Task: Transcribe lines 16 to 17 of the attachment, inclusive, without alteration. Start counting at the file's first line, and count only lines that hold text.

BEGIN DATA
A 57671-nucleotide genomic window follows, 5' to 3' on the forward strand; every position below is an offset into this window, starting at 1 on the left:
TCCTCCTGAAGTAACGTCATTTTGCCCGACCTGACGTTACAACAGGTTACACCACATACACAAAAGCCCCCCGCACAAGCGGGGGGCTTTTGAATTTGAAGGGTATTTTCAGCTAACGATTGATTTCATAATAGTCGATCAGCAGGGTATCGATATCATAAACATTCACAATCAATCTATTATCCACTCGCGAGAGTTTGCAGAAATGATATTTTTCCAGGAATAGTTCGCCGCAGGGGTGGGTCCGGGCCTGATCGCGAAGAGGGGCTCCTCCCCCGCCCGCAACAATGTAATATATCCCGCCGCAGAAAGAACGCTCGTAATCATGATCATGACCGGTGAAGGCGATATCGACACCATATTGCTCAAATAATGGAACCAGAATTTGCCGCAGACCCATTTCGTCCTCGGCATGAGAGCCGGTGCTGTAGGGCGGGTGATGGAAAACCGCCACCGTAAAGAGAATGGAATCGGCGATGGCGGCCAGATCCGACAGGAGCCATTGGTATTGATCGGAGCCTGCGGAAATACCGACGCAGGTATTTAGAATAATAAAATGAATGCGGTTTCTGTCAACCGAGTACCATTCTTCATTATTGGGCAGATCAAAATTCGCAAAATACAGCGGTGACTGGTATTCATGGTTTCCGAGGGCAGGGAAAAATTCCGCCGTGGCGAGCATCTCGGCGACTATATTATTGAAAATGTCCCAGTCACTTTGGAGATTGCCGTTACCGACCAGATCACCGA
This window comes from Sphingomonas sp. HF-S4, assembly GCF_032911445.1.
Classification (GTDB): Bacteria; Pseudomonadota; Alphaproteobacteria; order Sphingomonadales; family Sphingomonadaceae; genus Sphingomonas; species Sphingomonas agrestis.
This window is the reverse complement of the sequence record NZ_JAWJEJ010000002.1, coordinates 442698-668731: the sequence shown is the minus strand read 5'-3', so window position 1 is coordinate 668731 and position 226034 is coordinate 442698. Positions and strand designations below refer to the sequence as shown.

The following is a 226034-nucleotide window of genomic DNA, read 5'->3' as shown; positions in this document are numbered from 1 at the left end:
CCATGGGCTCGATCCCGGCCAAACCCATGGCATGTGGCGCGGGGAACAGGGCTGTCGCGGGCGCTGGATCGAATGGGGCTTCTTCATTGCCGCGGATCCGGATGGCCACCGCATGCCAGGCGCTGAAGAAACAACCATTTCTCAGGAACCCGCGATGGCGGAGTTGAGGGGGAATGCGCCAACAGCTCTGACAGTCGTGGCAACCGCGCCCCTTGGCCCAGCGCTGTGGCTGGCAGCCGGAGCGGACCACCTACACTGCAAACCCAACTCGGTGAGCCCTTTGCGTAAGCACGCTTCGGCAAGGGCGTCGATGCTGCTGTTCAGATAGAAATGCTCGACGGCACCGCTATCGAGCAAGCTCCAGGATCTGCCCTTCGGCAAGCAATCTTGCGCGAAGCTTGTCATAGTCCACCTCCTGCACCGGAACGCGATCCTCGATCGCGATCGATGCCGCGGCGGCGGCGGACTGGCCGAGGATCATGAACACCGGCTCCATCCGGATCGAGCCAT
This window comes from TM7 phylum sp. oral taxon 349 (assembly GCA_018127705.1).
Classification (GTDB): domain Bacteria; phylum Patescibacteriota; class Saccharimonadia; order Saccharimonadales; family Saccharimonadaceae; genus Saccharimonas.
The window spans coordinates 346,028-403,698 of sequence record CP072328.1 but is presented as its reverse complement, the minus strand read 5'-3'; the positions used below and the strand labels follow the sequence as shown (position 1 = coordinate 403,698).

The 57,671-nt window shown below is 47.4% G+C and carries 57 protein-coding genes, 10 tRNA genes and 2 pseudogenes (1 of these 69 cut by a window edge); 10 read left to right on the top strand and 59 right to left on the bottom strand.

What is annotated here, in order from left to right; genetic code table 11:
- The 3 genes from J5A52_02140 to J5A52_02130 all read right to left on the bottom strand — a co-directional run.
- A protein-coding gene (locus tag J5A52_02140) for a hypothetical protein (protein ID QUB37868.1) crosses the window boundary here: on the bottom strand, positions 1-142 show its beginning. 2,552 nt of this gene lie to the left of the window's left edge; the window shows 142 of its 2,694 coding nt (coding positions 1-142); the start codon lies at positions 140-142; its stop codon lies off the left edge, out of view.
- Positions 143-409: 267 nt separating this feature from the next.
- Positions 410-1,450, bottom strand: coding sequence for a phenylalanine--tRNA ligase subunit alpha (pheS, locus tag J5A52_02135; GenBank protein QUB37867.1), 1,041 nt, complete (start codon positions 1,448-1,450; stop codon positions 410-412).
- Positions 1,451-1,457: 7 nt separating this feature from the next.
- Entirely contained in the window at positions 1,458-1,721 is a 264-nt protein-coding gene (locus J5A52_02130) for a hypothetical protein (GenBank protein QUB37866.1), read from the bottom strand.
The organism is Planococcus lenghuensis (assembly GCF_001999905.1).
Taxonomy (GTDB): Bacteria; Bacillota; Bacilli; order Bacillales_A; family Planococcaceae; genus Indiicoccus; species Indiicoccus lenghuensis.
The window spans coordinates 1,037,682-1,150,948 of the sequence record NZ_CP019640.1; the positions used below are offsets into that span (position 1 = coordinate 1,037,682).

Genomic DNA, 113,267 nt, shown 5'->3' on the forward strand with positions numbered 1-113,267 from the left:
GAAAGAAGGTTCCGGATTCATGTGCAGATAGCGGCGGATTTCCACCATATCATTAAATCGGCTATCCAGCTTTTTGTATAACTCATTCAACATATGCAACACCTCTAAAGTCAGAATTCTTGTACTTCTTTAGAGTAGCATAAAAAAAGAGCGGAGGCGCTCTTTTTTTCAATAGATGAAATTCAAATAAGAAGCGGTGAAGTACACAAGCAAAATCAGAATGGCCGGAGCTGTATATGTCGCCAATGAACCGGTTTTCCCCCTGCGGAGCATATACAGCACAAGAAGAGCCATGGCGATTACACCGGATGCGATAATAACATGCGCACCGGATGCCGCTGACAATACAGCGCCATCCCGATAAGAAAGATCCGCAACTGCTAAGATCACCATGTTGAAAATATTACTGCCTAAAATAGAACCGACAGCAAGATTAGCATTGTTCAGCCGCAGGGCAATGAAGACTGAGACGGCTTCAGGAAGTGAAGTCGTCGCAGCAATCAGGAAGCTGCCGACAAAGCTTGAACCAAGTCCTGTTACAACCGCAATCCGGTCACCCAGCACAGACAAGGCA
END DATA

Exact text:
- Positions 410-1,450, bottom strand: coding sequence for a phenylalanine--tRNA ligase subunit alpha (pheS, locus tag J5A52_02135; GenBank protein QUB37867.1), 1,041 nt, complete (start codon positions 1,448-1,450; stop codon positions 410-412).
- Positions 1,451-1,457: 7 nt separating this feature from the next.